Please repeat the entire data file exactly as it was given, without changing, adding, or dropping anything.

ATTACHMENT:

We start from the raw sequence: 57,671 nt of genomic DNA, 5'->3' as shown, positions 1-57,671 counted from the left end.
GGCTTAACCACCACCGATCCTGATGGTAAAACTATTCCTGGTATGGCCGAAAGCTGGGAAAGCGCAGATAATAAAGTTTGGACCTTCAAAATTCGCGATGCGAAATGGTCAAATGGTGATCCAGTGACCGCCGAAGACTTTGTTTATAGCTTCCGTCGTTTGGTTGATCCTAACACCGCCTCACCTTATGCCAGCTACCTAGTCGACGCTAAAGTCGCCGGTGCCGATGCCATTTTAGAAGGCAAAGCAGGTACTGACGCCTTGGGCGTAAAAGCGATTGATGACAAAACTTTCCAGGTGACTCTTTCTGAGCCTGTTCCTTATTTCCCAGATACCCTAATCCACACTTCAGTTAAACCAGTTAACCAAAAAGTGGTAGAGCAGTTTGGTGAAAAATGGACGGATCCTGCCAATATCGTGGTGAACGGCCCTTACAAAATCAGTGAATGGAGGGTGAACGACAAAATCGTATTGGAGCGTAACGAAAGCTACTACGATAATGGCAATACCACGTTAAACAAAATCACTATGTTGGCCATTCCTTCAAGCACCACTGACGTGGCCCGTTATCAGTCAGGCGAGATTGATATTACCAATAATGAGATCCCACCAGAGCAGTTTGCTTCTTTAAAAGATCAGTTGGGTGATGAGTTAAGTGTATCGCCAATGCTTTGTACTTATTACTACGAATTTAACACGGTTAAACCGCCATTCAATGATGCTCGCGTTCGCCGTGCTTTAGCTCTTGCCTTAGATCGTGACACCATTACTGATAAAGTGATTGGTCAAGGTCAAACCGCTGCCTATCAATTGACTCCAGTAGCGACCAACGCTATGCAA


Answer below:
We start from the raw sequence: 57,671 nt of genomic DNA, 5'->3' as shown, positions 1-57,671 counted from the left end.
GGCTTAACCACCACCGATCCTGATGGTAAAACTATTCCTGGTATGGCCGAAAGCTGGGAAAGCGCAGATAATAAAGTTTGGACCTTCAAAATTCGCGATGCGAAATGGTCAAATGGTGATCCAGTGACCGCCGAAGACTTTGTTTATAGCTTCCGTCGTTTGGTTGATCCTAACACCGCCTCACCTTATGCCAGCTACCTAGTCGACGCTAAAGTCGCCGGTGCCGATGCCATTTTAGAAGGCAAAGCAGGTACTGACGCCTTGGGCGTAAAAGCGATTGATGACAAAACTTTCCAGGTGACTCTTTCTGAGCCTGTTCCTTATTTCCCAGATACCCTAATCCACACTTCAGTTAAACCAGTTAACCAAAAAGTGGTAGAGCAGTTTGGTGAAAAATGGACGGATCCTGCCAATATCGTGGTGAACGGCCCTTACAAAATCAGTGAATGGAGGGTGAACGACAAAATCGTATTGGAGCGTAACGAAAGCTACTACGATAATGGCAATACCACGTTAAACAAAATCACTATGTTGGCCATTCCTTCAAGCACCACTGACGTGGCCCGTTATCAGTCAGGCGAGATTGATATTACCAATAATGAGATCCCACCAGAGCAGTTTGCTTCTTTAAAAGATCAGTTGGGTGATGAGTTAAGTGTATCGCCAATGCTTTGTACTTATTACTACGAATTTAACACGGTTAAACCGCCATTCAATGATGCTCGCGTTCGCCGTGCTTTAGCTCTTGCCTTAGATCGTGACACCATTACTGATAAAGTGATTGGTCAAGGTCAAACCGCTGCCTATCAATTGACTCCAGTAGCGACCAACGCTATGCAA